2. Low Glycemic Index foods may prolong endurance during strenuous exercise by inducing less Postprandial hyperglycemia and hyperinsulinemia, lower levels of plasma lactate before and during exercise, and by maintaining plasma glucose and FFA’s (free fatty acids) at higher levels during critical periods of exercise.
3. Low Glycemic Foods may positively affect maximal performance following sustained exercise due to low glycemic index foods maintaining a higher plasma glucose level at the end of 2 hours of strenuous exercise than that of high glycemic foods, which may have better supported subsequent maximal effort.
4. Low Glycemic Index foods support higher plasma FFA concentrations and more stable glycemic and insulinemic response. This equates to:
A. Low plasma FFA’s (or reduced FFA availability) increases or enhances muscle glycogenolysis (or muscle breakdown).
B. More stable glycemic response and insulinemic response relate to less carbohydrate oxidation resulting in more stable blood glucose levels therein reducing insulin spikes which inhibit muscle growth and promote fat storage.
So in closing, I hope you have a better understanding of the application of Low Glycemic Index and Low Glycemic Response in regards to sports nutrition and optimizing your potential. It isn’t simply identifying and eating foods with a low glycemic index number, it relates more to that foods glycemic response and the interaction with other foods. The purpose of this article was to educate you on the importance of insulin as it relates to your performance and how a better understanding of the glycemic index and glycemic response of the foods or nutritional supplements you consume can help you reach your full potential. With all of this laid out before you, it should become more evident why using a precision blended protein with a known glycemic response, or supplementing your diet with an oxidation regulator (taken with your carbohydrate meals) could be more beneficial to maximizing your performance and achieving your athletic goals.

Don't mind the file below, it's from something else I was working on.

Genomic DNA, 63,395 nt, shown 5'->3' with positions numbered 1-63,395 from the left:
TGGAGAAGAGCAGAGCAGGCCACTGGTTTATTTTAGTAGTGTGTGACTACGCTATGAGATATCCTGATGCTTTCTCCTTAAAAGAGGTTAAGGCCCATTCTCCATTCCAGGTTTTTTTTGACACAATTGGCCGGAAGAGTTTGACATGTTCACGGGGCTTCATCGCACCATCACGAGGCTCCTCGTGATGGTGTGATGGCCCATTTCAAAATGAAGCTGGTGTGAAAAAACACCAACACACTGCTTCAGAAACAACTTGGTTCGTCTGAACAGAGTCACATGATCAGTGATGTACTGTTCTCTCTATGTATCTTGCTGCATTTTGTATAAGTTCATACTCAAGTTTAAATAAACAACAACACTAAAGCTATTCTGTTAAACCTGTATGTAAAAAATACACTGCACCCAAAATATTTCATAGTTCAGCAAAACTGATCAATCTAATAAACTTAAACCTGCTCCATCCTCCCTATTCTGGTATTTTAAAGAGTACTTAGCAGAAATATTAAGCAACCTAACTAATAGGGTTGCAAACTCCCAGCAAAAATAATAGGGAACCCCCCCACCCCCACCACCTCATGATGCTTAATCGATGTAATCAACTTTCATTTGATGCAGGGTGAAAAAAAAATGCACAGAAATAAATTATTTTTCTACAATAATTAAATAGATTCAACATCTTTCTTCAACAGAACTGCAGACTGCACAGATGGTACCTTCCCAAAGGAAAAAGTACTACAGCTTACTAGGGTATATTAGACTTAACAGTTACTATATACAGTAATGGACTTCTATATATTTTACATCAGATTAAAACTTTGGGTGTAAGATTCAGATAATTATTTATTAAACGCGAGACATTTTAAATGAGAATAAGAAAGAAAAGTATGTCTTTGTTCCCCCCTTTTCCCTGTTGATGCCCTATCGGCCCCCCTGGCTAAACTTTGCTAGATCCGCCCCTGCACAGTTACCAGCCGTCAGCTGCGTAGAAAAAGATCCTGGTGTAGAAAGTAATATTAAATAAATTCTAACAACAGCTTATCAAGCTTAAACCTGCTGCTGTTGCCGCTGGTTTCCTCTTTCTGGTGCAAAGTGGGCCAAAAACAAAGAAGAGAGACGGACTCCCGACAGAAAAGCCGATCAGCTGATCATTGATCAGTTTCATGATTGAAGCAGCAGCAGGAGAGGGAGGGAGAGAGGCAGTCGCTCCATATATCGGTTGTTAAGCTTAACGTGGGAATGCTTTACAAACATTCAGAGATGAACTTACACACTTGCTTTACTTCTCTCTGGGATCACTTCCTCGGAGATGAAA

Let me just say that Terry Giles is one of those EF Hutton types. When he speaks, people listen. The guy is sharp!
long read but it was worth it saving this stuff
Excellent article, very informative, I would recommend this to any new lifter before they begin choosing a carb